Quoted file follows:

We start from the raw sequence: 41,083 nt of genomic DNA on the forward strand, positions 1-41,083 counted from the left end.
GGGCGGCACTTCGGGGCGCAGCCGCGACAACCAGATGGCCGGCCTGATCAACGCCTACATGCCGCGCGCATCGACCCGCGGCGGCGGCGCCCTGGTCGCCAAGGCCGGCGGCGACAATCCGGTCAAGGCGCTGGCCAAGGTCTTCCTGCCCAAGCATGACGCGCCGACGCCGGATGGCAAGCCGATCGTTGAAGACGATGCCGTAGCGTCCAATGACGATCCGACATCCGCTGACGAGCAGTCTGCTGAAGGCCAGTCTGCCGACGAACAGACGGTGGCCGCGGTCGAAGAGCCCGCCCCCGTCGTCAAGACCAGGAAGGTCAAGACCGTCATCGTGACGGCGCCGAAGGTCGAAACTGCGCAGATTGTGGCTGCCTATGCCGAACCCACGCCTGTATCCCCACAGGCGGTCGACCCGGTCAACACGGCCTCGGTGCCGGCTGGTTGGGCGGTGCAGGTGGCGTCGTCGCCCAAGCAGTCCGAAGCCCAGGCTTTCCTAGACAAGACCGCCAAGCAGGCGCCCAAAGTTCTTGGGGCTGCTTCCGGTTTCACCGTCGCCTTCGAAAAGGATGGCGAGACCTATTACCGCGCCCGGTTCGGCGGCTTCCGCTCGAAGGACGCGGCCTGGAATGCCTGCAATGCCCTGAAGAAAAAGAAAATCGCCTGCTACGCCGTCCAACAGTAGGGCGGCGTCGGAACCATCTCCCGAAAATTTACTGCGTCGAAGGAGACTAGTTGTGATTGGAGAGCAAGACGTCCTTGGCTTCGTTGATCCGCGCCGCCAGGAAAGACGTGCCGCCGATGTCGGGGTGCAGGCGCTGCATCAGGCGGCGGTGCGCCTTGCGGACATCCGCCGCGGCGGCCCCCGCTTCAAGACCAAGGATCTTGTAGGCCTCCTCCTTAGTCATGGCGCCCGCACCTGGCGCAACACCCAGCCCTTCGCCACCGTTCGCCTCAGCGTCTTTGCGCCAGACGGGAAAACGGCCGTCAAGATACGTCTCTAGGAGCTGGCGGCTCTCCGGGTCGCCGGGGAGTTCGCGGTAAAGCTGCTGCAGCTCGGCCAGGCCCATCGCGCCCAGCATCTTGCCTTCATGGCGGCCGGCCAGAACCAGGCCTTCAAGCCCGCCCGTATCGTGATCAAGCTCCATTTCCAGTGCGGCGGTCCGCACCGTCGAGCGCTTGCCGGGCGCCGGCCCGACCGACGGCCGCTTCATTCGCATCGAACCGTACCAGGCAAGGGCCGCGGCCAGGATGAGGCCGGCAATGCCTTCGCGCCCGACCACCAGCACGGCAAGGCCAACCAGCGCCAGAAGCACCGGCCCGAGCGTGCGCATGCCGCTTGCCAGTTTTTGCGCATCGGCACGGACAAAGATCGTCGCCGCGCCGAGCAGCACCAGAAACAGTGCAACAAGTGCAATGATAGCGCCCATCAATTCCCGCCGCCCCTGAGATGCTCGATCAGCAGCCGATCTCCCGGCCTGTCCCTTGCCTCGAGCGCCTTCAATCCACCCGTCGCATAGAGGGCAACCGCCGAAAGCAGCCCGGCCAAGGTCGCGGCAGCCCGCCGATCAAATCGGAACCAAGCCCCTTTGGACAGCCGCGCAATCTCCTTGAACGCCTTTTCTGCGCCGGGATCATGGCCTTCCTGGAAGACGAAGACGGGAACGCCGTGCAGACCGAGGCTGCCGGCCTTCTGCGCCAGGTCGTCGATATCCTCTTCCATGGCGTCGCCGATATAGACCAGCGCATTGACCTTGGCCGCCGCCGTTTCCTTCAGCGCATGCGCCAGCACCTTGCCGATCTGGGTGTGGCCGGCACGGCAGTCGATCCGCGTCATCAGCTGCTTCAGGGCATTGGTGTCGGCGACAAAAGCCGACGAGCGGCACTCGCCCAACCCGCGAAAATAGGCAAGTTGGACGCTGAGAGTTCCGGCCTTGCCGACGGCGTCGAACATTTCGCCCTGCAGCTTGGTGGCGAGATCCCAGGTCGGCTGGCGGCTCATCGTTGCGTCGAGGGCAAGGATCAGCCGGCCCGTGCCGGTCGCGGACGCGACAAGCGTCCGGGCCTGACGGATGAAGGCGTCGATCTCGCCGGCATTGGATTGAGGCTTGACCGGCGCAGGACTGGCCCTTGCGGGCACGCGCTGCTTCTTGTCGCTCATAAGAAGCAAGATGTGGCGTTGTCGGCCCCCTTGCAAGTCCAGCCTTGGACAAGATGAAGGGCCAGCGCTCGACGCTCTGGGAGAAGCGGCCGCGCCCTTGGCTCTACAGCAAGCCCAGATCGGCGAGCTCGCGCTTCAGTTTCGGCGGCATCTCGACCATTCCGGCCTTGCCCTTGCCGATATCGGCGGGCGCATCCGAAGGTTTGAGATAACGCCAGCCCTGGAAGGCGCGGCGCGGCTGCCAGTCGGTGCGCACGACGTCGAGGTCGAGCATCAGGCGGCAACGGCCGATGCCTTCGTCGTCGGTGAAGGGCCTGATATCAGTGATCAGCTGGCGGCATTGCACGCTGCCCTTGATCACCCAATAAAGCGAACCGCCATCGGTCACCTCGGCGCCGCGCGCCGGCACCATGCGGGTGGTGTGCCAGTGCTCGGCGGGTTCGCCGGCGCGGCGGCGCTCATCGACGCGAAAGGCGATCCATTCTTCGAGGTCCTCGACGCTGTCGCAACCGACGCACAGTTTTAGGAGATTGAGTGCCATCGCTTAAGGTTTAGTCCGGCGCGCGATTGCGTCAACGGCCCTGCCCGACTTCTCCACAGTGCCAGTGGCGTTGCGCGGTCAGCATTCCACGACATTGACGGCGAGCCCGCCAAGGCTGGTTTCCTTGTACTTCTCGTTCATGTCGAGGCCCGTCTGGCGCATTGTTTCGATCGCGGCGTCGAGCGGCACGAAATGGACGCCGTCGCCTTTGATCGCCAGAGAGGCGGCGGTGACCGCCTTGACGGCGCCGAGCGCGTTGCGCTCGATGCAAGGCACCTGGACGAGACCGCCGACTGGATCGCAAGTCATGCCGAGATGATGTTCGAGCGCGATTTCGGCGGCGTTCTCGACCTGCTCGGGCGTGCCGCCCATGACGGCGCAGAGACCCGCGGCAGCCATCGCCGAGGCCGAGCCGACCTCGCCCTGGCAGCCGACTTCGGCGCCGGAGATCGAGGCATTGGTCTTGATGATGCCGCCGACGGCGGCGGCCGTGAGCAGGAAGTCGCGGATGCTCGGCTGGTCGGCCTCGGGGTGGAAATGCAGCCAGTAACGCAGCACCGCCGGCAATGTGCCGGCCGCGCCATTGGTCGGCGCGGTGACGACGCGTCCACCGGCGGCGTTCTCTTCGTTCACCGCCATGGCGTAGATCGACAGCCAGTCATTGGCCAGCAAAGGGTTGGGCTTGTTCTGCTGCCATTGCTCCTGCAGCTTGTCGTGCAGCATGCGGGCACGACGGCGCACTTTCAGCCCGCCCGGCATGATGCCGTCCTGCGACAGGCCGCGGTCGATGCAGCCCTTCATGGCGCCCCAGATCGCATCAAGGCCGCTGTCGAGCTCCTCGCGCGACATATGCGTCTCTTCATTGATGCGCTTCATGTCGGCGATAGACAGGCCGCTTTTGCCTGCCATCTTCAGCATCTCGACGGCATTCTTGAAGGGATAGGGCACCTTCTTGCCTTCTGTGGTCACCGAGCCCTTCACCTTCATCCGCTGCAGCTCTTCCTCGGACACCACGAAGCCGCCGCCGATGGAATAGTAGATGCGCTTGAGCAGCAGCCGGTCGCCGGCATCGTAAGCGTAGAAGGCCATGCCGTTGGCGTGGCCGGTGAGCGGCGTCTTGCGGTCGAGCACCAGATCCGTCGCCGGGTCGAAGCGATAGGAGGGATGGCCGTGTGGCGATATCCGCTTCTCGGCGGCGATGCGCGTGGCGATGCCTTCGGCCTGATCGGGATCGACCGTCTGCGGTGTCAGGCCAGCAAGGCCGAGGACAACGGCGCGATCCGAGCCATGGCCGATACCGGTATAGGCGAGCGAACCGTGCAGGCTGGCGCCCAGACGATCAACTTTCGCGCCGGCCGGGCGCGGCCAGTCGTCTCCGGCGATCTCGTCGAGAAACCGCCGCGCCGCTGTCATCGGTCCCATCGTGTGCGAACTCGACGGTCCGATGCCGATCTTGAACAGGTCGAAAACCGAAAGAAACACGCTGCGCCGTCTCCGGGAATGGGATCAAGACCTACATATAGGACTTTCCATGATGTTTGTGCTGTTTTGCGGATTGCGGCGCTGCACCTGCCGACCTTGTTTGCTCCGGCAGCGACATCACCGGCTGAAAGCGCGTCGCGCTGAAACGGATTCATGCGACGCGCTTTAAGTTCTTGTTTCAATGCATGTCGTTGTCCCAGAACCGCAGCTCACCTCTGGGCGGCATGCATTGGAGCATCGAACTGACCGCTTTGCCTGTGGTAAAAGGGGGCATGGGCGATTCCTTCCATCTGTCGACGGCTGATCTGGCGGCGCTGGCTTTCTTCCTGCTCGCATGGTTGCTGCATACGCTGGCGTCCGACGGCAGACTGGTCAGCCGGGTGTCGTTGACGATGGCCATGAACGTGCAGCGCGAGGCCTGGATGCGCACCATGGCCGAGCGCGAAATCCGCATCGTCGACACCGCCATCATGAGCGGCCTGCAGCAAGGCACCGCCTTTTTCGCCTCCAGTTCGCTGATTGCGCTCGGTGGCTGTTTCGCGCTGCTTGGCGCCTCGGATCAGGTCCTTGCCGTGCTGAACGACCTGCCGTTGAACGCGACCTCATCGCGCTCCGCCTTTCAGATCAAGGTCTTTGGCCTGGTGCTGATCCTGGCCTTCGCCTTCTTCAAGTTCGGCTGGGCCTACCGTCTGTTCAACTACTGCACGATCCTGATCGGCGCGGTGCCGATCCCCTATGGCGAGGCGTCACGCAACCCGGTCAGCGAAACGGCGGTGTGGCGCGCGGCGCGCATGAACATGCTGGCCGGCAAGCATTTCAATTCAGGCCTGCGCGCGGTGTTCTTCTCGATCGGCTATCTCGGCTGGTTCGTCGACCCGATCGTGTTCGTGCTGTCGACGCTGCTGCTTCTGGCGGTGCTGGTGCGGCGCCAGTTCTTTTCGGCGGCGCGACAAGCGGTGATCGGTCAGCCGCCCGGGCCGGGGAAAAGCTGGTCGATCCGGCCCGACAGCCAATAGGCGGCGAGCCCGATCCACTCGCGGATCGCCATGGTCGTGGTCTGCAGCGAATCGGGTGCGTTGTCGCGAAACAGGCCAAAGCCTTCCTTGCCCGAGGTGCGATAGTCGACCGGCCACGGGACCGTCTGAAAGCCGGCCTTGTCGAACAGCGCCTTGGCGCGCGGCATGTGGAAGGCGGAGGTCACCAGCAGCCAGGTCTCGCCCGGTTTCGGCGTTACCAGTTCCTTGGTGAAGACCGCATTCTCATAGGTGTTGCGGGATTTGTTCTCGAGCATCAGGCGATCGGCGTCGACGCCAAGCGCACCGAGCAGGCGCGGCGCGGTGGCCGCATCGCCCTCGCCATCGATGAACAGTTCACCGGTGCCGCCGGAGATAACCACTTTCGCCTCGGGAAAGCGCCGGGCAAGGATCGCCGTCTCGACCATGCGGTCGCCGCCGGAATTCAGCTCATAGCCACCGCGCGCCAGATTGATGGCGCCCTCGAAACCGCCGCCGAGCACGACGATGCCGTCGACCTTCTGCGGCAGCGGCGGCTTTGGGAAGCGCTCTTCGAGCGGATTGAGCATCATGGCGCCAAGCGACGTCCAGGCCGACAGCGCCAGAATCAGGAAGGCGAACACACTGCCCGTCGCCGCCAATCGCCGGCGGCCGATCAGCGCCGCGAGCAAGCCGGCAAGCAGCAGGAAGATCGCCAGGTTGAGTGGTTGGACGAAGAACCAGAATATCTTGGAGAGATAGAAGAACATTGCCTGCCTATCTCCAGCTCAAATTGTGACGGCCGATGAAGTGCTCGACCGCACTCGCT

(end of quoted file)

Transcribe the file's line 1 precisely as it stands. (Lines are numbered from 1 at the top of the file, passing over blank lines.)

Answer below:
We start from the raw sequence: 41,083 nt of genomic DNA on the forward strand, positions 1-41,083 counted from the left end.